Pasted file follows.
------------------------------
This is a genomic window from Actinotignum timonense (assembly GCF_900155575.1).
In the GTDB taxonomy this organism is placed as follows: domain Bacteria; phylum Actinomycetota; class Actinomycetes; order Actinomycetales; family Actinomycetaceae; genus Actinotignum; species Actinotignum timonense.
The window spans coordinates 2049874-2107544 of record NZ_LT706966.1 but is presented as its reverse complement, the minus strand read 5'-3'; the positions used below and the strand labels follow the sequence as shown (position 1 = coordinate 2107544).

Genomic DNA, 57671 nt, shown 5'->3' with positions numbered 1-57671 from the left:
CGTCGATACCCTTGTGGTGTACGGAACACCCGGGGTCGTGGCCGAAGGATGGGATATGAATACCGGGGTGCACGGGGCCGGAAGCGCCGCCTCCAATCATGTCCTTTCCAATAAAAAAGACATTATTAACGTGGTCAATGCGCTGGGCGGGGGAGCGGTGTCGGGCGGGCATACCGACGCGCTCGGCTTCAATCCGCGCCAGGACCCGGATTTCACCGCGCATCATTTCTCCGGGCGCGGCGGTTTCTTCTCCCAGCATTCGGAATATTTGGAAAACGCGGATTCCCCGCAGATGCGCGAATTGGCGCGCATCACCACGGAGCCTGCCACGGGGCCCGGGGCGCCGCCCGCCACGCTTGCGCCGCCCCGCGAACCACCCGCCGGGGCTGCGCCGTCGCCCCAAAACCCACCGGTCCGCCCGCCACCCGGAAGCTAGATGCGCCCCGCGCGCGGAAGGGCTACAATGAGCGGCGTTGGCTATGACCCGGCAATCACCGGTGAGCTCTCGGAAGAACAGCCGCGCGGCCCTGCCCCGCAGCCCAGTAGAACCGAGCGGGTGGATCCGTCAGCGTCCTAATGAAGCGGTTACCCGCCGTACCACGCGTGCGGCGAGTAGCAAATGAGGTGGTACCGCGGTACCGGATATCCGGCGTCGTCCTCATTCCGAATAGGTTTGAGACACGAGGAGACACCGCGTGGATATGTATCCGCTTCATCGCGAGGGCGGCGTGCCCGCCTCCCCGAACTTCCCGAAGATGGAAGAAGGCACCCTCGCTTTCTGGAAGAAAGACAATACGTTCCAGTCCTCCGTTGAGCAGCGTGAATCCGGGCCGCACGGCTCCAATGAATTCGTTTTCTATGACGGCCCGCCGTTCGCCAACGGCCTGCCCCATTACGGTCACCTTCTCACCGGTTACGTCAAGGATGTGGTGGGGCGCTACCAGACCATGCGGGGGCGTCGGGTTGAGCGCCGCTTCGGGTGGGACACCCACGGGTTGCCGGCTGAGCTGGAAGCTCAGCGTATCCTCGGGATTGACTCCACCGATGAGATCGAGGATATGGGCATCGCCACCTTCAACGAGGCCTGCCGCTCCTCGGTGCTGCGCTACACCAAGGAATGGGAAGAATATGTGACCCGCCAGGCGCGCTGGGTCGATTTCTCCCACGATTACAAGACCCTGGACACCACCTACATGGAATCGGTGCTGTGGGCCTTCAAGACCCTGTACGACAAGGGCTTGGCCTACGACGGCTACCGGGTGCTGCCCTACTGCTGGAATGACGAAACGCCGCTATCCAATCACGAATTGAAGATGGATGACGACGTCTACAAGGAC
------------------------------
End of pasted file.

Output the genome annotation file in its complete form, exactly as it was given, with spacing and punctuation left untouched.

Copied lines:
This is a genomic window from Actinotignum timonense (assembly GCF_900155575.1).
In the GTDB taxonomy this organism is placed as follows: domain Bacteria; phylum Actinomycetota; class Actinomycetes; order Actinomycetales; family Actinomycetaceae; genus Actinotignum; species Actinotignum timonense.
The window spans coordinates 2049874-2107544 of record NZ_LT706966.1 but is presented as its reverse complement, the minus strand read 5'-3'; the positions used below and the strand labels follow the sequence as shown (position 1 = coordinate 2107544).

Genomic DNA, 57671 nt, shown 5'->3' with positions numbered 1-57671 from the left:
CGTCGATACCCTTGTGGTGTACGGAACACCCGGGGTCGTGGCCGAAGGATGGGATATGAATACCGGGGTGCACGGGGCCGGAAGCGCCGCCTCCAATCATGTCCTTTCCAATAAAAAAGACATTATTAACGTGGTCAATGCGCTGGGCGGGGGAGCGGTGTCGGGCGGGCATACCGACGCGCTCGGCTTCAATCCGCGCCAGGACCCGGATTTCACCGCGCATCATTTCTCCGGGCGCGGCGGTTTCTTCTCCCAGCATTCGGAATATTTGGAAAACGCGGATTCCCCGCAGATGCGCGAATTGGCGCGCATCACCACGGAGCCTGCCACGGGGCCCGGGGCGCCGCCCGCCACGCTTGCGCCGCCCCGCGAACCACCCGCCGGGGCTGCGCCGTCGCCCCAAAACCCACCGGTCCGCCCGCCACCCGGAAGCTAGATGCGCCCCGCGCGCGGAAGGGCTACAATGAGCGGCGTTGGCTATGACCCGGCAATCACCGGTGAGCTCTCGGAAGAACAGCCGCGCGGCCCTGCCCCGCAGCCCAGTAGAACCGAGCGGGTGGATCCGTCAGCGTCCTAATGAAGCGGTTACCCGCCGTACCACGCGTGCGGCGAGTAGCAAATGAGGTGGTACCGCGGTACCGGATATCCGGCGTCGTCCTCATTCCGAATAGGTTTGAGACACGAGGAGACACCGCGTGGATATGTATCCGCTTCATCGCGAGGGCGGCGTGCCCGCCTCCCCGAACTTCCCGAAGATGGAAGAAGGCACCCTCGCTTTCTGGAAGAAAGACAATACGTTCCAGTCCTCCGTTGAGCAGCGTGAATCCGGGCCGCACGGCTCCAATGAATTCGTTTTCTATGACGGCCCGCCGTTCGCCAACGGCCTGCCCCATTACGGTCACCTTCTCACCGGTTACGTCAAGGATGTGGTGGGGCGCTACCAGACCATGCGGGGGCGTCGGGTTGAGCGCCGCTTCGGGTGGGACACCCACGGGTTGCCGGCTGAGCTGGAAGCTCAGCGTATCCTCGGGATTGACTCCACCGATGAGATCGAGGATATGGGCATCGCCACCTTCAACGAGGCCTGCCGCTCCTCGGTGCTGCGCTACACCAAGGAATGGGAAGAATATGTGACCCGCCAGGCGCGCTGGGTCGATTTCTCCCACGATTACAAGACCCTGGACACCACCTACATGGAATCGGTGCTGTGGGCCTTCAAGACCCTGTACGACAAGGGCTTGGCCTACGACGGCTACCGGGTGCTGCCCTACTGCTGGAATGACGAAACGCCGCTATCCAATCACGAATTGAAGATGGATGACGACGTCTACAAGGAC